Remember, baits are effective only if they are eaten and not all baits are equally attractive to different ant species. Make sure the bait you use is acceptable to the ants. Place a small amount of bait where you see ants foraging and then watch their reaction for a few minutes. If the ants show no interest in the bait, try another bait until you find one that they readily feed on. Once you find a bait that is acceptable to the ants, several other factors determine its effectiveness, including:
* Sanitation - Baits work best when there are no other food sources available to ants. Keep areas clean so ants are not "distracted" from locating and feeding on the bait.
* Proper placement - Bait should be placed in known or suspected areas of ant activity. Be sure that bait is placed out of the reach of children, pets, and wildlife. Never place bait directly on countertops where food is prepared or in an area where it will get wet and/or contaminated.
* Quantity - Make sure you put out enough bait and that it remains fresh. If the ants carry away all of the bait, then they may leave the area and go elsewhere before enough bait is spread within the colony. Ant species that are capable of producing large colonies, such as the Argentine ant, will most likely require more than one application of bait.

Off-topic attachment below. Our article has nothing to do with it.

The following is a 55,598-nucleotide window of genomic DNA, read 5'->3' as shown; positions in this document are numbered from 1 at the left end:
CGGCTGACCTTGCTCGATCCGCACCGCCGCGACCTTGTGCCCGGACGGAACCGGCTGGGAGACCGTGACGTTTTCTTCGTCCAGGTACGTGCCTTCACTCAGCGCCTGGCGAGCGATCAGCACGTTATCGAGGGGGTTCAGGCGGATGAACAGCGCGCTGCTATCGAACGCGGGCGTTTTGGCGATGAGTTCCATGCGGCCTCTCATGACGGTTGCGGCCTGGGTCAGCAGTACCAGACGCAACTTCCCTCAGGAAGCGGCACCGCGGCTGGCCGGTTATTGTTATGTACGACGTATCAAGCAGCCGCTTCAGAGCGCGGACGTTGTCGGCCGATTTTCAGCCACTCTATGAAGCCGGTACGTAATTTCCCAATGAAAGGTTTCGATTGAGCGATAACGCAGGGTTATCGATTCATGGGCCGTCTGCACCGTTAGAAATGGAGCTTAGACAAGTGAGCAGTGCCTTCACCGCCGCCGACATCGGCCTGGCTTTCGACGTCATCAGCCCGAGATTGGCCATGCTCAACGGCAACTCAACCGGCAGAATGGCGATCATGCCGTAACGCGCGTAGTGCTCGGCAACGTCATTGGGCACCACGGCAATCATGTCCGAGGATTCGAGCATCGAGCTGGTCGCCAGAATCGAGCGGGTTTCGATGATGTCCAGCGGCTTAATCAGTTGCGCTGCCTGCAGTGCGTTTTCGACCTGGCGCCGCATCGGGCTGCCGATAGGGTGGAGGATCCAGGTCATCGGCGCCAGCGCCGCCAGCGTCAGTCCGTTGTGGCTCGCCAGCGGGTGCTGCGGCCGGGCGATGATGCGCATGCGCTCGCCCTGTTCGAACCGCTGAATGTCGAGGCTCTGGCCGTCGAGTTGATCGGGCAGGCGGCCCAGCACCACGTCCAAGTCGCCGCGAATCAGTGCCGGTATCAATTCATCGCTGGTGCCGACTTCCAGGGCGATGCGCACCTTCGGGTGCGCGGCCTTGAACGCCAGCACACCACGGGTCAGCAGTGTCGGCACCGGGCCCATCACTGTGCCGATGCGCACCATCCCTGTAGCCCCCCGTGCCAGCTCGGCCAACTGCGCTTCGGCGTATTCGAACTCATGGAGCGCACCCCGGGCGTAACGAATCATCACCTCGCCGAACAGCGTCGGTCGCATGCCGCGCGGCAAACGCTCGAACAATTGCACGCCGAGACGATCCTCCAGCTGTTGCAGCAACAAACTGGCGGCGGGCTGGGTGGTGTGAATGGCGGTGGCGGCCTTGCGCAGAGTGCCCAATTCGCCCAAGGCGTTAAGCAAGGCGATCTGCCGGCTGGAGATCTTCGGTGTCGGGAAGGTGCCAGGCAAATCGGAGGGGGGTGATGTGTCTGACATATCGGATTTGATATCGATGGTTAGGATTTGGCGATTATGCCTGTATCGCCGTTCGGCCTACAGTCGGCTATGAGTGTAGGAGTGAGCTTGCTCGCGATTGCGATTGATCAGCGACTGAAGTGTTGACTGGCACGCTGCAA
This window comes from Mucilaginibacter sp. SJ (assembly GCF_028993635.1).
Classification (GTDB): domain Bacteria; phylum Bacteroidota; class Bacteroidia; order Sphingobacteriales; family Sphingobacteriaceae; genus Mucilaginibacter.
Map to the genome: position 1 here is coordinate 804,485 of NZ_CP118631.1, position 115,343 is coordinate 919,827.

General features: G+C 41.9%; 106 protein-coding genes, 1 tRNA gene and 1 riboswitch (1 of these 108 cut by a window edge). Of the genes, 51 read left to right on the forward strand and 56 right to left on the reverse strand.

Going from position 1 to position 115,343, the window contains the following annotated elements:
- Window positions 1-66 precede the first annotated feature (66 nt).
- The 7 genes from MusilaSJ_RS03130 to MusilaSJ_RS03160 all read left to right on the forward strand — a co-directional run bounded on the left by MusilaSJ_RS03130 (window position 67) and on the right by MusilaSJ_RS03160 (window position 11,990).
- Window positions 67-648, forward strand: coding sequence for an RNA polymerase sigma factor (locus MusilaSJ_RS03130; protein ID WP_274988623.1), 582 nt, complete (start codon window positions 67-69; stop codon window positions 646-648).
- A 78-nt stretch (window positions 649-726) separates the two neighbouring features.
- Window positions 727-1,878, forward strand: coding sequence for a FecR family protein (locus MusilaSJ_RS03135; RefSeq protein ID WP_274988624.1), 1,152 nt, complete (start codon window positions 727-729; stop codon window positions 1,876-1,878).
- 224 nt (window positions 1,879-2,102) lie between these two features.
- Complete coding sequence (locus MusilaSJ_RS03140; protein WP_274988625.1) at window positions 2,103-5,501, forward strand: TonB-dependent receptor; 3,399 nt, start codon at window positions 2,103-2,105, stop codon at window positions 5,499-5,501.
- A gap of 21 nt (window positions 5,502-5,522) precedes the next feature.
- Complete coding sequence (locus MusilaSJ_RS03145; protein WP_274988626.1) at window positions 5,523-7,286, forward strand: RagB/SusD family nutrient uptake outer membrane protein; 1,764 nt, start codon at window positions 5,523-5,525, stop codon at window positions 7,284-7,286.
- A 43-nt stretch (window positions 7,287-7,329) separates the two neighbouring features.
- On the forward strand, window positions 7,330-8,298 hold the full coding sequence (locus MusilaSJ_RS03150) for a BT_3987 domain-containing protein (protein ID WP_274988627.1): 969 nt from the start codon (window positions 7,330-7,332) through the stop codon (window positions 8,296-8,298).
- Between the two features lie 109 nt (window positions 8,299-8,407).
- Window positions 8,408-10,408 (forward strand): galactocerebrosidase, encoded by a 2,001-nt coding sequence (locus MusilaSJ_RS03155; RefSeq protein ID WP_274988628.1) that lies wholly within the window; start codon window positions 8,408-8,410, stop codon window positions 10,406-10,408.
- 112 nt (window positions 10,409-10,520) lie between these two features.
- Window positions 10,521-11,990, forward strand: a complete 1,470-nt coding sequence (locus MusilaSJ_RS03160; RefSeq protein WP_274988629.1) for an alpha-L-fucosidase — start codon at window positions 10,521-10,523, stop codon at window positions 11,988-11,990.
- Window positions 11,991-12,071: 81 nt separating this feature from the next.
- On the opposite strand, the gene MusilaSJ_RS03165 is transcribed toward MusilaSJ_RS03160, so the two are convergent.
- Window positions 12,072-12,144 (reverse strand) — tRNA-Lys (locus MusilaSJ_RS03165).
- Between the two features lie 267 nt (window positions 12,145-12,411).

* Durability - Baits will eventually become unacceptable if they are exposed to high temperatures, rain, and sunlight. Check baited areas for signs of ant feeding and replace baits that are no longer acceptable to the ants.
* Patience is important to successful baiting. Most ant baits are slow-acting. You may continue to see ants for a week or more after baiting. It is important that the ants are able to return to the nest with the bait so it can be fed to other members of the colony. Do not disturb or kill the foraging ants.
* Remember, if you determine that chemical control is needed to successfully control the ants, never spray in areas baits have been applied. If the baits are contaminated, the ants will avoid the bait.
Click here for an "Ant Baiting Decision Tree" developed by Jules Silverman, Charles G. Wright Professor of Structural Pest Management, at North Carolina State University. You may use the baiting tree as a tool in determining what actions to take in order to successfully bait for ants.From: Patty Alder, Training Coordinator, NCSU Department of Entomology